Edmonton - June 24, 2014 - Last night TSN’s Bob Mckenzie released his final Draft Rankings list. This list is always very telling as it combines the rankings from various sources including TSN’s Director of Scouting Craig Button, The Hockey News, ISS, Hockeypropsect.com, McKeen’s Hockey and the NHL Central Scouting, all to form what is believed to be the Top 60 prospects of the draft.
The list is a great indicator for the top 10 specifically, beyond that it becomes murky but one thing is for sure it gives us a good idea of how those first ten picks are going to go down. Teams have their own lists of course, and in a draft such as this one, where the top of the draft is such a tight cluster, team need takes on a very significant role. Nonetheless it provides a solid base for us to take a look at how things could play out this Friday. The list can be found here, but for our purposes here is the supposed Canucks selection.
#6 Nick Ritchie
Ritchie is a LW who played with the Peterborough Petes this past season in the OHL where he was the Assistant Captain. He is listed at 6’2 218 lbs. Button describes him as:
”Blend of skill, power and size is second to none. Excellent shot that can overwhelm goalies. He has the capability of being brilliant yet is still growing as a player. Scary thought! He's a man-child”
That is an interesting descriptor, and provides a nice image of the potential of Ritchie. Ritchie has the size and power of a potential power forward, and if he can translate his speed and shot to the NHL level could be a solid top 6 player for the Canucks down the line. He uses his size and strength to force his will on opponents. He has been compared to the likes of Jamie Benn in terms of style of play. That would obviously be a dream scenario.
ESPN Insider Corey Pronman, who does an excellent job scouting prospects and reporting on them every single year, had this to say about Ritchie:
”Ritchie's physical game is fantastic. He's 6-3, 235 pounds and aggressive. Ritchie attacks defenders, and is great protecting the puck. It will obviously be harder on him in the pro game, but it was near-impossible to get the puck off of him at the junior level. ... He's got a good skill level, too. Ritchie's shot is of the high-end variety with a lot of weight behind his snaps. His defense needs some work, and he has a tendency to disappear at times (which is difficult for such a large player).”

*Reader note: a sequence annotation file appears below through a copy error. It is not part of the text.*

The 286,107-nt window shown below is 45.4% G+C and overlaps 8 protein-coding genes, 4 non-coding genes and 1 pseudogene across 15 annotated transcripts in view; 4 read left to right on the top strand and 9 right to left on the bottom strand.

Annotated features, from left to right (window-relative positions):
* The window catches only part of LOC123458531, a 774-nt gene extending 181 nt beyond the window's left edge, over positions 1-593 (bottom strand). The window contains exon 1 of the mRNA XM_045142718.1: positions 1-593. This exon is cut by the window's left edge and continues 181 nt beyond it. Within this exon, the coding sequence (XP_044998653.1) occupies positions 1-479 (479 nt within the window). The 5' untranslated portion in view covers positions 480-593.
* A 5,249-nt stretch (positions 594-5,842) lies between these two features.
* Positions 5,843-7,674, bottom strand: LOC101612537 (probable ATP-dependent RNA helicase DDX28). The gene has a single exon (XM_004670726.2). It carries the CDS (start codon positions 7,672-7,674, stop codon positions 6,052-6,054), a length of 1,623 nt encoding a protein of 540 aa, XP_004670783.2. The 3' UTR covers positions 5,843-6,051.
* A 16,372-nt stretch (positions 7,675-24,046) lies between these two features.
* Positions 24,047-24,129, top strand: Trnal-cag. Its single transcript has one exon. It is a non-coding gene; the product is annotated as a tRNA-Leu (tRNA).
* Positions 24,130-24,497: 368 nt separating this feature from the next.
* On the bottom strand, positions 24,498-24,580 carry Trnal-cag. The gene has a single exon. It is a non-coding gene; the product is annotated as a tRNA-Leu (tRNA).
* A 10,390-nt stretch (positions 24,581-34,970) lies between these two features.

So consistency appears to be an issue, but this is often true of many developing power forwards and quite often what keeps certain prospects from being in the conversation for the top of the draft. However the power of this young man should not be underestimated, his shot and ability to fight off defenders is very positive. He could conceivably become a one-shot scorer with the ability to dominate the offensive zone with his size and strength. Makes me think of Todd Bertuzzi before he lost his game…
Nick Ritchie had this to say about his style of play in an interview with Jason Menard of hockeysfuture.com
“I think I’m a bigger guy, so if I play hard and physical, be hard on the puck, and take pucks to the net, everything they want in a big guy,” he said. “Just play a big man’s game and that’s all you can control.”
The Advanced Stats
Using the wonderful reporting tool provided by extraskater.com, we can further break down Ritchie’s season. I am going to focus in on even strength scoring, as this is the best indicator of future scoring success in my opinion. At evens, Ritchie had 2.5 P/60, his Point Share Percentage (which measures the percentage of goals scored when he was on the ice, he had a direct hand in) is 76.7%. Ritchie scored 74 points (39G, 35A) in 61 games, and of those 74 points 46 (22G, 24A) came at even strength. He was a fixture on the power play for Peterborough, and was matched up against the top opposition players. His estimated time on ice was 22 minutes per night, and he was used sparingly on the penalty kill.